2. Telecom Regulatory Authority of India (TRAI) is the regulator for the telecommunications sector in India. TRAI is charged with ensuring the orderly growth of the telecom sector while protecting the interests of both telecom service providers and consumers. Under the Indian Telegraph Act, 1885, the Central Government is the exclusive authority for establishing, maintaining and working telegraph and wireless telegraphy equipment and has the authority to grant licenses for such activities.
3. Food Safety and Standards Authority of India (FSSAI) is the regulator responsible for protecting and promoting public health through the regulation and supervision of food safety. Under the Food Safety and Standards (Licensing and Registration of Food Businesses), Regulations 2011, Central and State Licensing Authorities are appointed. License for commencing or carrying on food business shall be granted by the Licensing Authority.
4. Central Drug Standard Control Organization (CDSCO), established under the Drugs and Cosmetics Act, 1940, is the regulatory authority which regulates the drugs and cosmetics industry in India. The Bureau of Indian Standards (BIS) issues standards for ingredient usage in cosmetics. Whereas, for the sale of drugs in India, the licensing authority is the State Drug License Authority (SDLA).
This can be summarised in the following manner:
|REGULATORY AUTHORITY||LICENSING AUTHORITY||CERTIFYING AUTHORITY|
i.Prevention of market failure;
ii. Checking anti-competitive practices; and
iii. Promotion of public interest.
Sometimes, Regulatory agency also have legislative and quasi-judicial powers.
|By virtue of the powers vested in the Regulatory agencies under the statute, the task of granting of licences is carried out by the authorities either themselves or it is assigned to other officers.
A Licensing authority is a competent authority which grants a license to exercise certain privilege that, without such authorization, would constitute an illegal act.
|EXAMPLES OF SUCH AUTHORITIES|
|A Regulatory agency can be a general authority like the RBI, SEBI and Directorate General of Foreign Trade (DGFT); and special authority like IRDA, TRAI and FSSAI.||Under the Indian Telegraph Act, 1885, the Central Government is the exclusive authority to grant licenses for telegraph and wireless telegraphy equipment.||Under the Information Technology Act, 2000, a Certifying Authority means a person who has been granted a licence to issue Digital Signature Certificates (DSCs).|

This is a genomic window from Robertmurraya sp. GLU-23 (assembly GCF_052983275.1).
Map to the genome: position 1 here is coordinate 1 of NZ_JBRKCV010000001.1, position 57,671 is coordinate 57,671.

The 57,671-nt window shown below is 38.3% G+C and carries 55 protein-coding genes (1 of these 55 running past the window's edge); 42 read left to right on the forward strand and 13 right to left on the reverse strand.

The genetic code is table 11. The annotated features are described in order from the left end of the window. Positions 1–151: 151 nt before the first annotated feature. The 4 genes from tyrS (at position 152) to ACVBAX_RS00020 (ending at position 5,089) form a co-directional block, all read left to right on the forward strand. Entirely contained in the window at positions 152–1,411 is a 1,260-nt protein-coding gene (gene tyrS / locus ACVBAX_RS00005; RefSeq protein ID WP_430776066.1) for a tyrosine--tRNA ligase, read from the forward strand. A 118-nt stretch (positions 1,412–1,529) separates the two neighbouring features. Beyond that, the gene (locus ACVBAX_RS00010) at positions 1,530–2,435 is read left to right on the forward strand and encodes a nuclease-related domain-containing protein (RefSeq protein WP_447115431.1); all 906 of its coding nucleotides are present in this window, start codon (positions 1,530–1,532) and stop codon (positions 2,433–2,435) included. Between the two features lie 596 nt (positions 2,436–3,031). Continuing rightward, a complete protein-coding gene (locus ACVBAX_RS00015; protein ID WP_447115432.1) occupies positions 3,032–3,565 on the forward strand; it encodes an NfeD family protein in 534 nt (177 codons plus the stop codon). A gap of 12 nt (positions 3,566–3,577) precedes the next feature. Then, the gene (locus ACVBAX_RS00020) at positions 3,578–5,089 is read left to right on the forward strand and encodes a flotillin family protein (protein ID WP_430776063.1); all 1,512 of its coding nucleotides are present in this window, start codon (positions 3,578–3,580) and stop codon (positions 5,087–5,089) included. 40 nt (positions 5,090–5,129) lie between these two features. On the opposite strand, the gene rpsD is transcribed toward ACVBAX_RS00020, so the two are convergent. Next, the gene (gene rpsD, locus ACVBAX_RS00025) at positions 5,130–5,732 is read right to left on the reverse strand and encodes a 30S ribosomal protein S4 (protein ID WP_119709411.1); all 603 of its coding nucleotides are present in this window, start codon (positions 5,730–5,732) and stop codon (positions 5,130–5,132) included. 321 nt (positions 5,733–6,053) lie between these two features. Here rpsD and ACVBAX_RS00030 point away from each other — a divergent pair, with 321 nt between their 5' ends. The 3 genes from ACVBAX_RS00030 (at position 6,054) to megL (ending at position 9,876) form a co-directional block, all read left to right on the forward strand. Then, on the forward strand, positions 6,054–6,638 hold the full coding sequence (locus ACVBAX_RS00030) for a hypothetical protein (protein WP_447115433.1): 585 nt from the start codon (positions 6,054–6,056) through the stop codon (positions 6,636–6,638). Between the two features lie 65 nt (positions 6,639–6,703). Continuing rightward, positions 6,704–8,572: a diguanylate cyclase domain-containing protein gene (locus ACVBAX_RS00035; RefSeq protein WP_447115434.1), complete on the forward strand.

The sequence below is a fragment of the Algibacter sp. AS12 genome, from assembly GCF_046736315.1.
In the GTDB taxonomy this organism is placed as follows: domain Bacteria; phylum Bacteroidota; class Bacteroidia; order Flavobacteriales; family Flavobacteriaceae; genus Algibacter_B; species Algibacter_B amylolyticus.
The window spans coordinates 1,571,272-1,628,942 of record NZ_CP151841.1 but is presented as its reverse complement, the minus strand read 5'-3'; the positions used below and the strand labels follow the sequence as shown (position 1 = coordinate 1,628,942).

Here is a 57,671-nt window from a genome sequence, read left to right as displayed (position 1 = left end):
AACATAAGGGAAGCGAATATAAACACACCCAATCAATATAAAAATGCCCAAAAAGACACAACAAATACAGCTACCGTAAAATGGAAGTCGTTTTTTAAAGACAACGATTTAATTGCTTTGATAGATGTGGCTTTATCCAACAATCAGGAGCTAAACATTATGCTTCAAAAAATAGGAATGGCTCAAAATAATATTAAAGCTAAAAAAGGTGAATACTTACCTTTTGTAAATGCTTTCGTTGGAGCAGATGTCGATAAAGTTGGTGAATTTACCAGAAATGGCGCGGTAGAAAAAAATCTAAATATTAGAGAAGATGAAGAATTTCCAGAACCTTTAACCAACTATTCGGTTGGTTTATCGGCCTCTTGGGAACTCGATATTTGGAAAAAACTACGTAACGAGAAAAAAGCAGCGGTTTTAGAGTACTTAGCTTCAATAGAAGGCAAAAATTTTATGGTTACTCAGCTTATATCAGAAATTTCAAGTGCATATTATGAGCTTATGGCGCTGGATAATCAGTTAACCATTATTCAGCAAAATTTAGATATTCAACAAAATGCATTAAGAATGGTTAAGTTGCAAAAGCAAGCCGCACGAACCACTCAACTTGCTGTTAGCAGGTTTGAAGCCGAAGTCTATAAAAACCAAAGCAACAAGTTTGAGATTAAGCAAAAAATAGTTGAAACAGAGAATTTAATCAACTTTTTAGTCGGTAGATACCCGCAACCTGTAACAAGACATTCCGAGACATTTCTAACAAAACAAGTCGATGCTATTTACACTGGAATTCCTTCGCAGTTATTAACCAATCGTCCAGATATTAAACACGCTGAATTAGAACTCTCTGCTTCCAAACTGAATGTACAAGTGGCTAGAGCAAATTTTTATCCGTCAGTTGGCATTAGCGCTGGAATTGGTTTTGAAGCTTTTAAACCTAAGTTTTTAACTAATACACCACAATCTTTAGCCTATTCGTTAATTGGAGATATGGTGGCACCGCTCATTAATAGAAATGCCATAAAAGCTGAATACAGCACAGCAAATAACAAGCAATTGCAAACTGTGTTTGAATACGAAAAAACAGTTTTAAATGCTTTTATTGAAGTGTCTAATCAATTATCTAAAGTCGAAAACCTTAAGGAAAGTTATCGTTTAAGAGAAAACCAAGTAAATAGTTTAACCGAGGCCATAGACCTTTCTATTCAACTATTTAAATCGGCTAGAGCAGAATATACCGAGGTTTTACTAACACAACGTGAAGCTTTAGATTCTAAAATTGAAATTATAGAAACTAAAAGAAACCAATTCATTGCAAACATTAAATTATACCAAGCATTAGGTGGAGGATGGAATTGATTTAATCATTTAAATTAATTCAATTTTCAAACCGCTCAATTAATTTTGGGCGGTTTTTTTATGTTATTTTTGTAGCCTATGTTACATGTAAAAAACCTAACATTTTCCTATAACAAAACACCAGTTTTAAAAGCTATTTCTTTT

|FSSAI is the regulator responsible for protecting and promoting public health through the regulation and supervision of food safety.||Under the Food Safety and Standards (Licensing and Registration of Food Businesses), Regulations 2011, Central and State Licensing Authorities are appointed.||
|Central Drug Standard Control Organization (CDSCO), established under the Drugs and Cosmetics Act, 1940, is the regulatory authority which regulates the drugs and cosmetics industry in India.||For the sale of drugs in India, the licensing authority is the State Drug License Authority (SDLA).||Local Municipal Authorities issue ‘Occupation Certificate’ (OC) which certifies the construction of the building.|
|IRDA is a regulatory agency which promotes, regulates and ensures orderly growth of the insurance sector across India.||IRDA also issues licences to insurance agents by virtue of the Insurance Regulatory and Development Authority (Licensing of Insurance Agents) Regulations, 2000.||The Appropriate Government (Central or State) issues a Certificate of Registration to every establishment which proposes to employ contract workers for its work.|